A good friend recently told me that he and his wife had decided that they were going to focus on losing weight.  As badly as I know they both want and need to lose weight, success all comes down to how well you play “Choose Your Own Adventure.”  In my previous life, I wanted to lose weight.  In my previous life I needed to lose weight.  The difference between then and now is that I have equipped myself with the knowledge and nutrition literacy resources necessary to make good decisions.  I know how to look things up.  I know who to ask if I can’t make sense of what I find.  I use my brain to decide what I put in my mouth.

What do you need to help you make better choices?

 

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From “Rules” to “Plans” to “a Framework”

This time two years ago, before I embarked on this weight loss journey, I ate whatever I wanted.  I had as much of it, whenever, wherever, and with whomever.  Often, I took on eating as a challenge.  My friend, Carl, and I once did our best to eat a 30″ pepperoni pizza in an hour, failing catastrophically.  On more than one occasion, I’ve consumed alcohol “to excess” for no reason other than “because.”  One year ago, I was “a changed man,” eating very deliberately.  Two servings of fruit, four servings of non-starchy vegetables, six meal replacements, and a jug or two of water each day were all I consumed.  Turning away anything else was easy:  “That’s not on the list.”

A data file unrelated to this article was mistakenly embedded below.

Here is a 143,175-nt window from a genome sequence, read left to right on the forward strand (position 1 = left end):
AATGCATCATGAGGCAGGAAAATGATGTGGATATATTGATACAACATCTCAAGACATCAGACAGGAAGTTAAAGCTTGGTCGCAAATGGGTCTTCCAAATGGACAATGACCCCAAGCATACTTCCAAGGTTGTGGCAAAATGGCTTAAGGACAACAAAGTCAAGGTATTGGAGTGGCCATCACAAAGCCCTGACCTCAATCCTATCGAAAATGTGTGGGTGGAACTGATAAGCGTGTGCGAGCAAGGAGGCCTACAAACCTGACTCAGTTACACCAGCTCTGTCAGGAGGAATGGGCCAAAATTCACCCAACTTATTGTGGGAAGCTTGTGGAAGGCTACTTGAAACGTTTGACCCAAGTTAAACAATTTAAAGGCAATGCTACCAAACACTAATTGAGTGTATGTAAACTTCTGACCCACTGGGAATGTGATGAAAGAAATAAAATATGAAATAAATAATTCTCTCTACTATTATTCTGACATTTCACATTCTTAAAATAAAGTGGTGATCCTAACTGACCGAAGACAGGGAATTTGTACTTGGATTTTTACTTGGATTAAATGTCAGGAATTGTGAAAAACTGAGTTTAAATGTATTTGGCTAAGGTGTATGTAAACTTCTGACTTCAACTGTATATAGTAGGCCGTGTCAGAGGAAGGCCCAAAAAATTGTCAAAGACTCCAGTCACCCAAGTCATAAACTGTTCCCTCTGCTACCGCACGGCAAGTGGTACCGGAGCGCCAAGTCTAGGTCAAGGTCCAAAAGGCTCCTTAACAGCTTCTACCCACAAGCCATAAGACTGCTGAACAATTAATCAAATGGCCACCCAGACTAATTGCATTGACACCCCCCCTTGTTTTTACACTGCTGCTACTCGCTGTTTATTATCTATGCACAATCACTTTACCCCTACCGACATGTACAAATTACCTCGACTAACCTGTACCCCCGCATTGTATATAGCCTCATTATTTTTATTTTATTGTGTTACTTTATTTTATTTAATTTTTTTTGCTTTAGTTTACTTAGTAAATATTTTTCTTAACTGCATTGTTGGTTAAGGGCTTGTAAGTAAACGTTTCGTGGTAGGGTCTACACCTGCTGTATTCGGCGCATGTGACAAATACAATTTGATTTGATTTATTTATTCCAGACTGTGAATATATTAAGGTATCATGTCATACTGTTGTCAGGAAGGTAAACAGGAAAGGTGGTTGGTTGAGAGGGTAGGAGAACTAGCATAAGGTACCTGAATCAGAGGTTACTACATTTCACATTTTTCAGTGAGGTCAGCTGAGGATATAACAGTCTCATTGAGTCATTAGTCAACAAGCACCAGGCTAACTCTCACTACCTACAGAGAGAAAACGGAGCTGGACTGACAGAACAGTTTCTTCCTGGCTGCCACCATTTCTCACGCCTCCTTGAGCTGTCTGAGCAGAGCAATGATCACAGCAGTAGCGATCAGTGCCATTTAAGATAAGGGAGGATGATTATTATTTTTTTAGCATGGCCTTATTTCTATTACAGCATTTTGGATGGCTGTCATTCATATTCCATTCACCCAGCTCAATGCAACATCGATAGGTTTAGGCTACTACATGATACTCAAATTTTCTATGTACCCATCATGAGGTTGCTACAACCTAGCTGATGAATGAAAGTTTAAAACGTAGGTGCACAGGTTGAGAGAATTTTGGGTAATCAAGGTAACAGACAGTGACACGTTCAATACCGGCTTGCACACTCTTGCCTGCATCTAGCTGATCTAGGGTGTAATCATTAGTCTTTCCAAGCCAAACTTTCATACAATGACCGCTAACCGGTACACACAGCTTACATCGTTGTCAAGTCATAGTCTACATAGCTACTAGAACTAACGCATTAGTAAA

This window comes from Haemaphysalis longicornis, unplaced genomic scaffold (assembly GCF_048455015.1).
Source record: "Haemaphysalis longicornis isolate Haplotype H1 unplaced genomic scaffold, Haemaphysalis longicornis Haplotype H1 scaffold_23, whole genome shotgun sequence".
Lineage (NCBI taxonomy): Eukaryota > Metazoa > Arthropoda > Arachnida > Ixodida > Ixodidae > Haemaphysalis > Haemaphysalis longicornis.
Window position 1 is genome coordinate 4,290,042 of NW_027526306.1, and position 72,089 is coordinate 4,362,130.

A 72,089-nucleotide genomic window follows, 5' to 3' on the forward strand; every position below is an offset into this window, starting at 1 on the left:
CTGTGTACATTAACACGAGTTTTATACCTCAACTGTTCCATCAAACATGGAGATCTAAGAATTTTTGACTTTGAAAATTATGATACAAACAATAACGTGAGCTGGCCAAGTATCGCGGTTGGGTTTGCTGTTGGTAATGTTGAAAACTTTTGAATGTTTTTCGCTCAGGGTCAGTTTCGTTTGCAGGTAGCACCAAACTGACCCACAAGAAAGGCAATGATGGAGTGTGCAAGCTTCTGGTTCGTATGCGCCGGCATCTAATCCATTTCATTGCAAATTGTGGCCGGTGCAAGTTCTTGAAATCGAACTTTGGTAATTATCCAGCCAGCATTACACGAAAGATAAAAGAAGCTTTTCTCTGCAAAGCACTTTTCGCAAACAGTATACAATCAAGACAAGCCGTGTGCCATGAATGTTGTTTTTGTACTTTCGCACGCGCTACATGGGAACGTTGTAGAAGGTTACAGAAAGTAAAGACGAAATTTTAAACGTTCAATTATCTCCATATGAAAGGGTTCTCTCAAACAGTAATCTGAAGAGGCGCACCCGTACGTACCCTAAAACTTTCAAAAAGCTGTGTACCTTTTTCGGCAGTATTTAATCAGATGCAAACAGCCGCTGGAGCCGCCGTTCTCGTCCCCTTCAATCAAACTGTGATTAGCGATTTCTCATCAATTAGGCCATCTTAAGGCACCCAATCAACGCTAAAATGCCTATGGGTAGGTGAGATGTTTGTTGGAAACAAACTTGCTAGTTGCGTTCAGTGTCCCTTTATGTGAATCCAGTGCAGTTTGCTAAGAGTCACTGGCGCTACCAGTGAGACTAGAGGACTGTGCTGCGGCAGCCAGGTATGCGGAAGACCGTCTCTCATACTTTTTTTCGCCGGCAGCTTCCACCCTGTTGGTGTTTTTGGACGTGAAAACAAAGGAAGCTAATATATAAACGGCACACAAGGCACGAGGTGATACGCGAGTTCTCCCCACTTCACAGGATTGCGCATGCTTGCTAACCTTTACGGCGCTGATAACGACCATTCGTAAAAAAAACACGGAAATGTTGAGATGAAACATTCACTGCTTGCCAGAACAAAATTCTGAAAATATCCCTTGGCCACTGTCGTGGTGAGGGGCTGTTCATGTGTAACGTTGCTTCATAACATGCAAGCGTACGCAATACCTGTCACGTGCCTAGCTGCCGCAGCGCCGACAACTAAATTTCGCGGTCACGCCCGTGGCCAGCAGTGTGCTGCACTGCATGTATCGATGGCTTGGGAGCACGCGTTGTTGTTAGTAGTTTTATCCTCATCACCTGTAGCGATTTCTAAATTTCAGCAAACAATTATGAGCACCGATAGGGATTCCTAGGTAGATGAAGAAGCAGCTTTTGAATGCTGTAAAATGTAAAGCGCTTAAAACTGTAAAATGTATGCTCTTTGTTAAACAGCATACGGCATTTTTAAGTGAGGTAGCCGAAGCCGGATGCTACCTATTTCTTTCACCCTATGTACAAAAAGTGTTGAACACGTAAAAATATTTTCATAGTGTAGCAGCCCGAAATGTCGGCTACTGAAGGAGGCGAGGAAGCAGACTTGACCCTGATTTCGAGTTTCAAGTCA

More recently, I transitioned to all conventional foods, planning and preparing my meals to very tight caloric and nutrition tolerances.  I. Measured. Everything.  Every portion, every time.  I played portion control games, trying to guess at 3 ounces of chicken or carrots before verifying them with the digital scale.  Everything I ate was something that had been carefully selected days or weeks ahead of time using the Diabetic Exchange System and my meal planning spreadsheets.

Nowadays, I’ve moved more into what I think of as a framework.  I know, generally, when and what I need to eat to maintain, gain, or lose weight.  I know, nutritionally, what proportion of my foods should come from carbohydrates, fat, and protein.  I can look at a food and know how much of it to eat and how it “counts” in my daily food budget without carrying around a measuring cup or a scale.  I still weigh foods when I’m at home, but I don’t panic when I’m out of the house and need to grab something.  I just make good choices.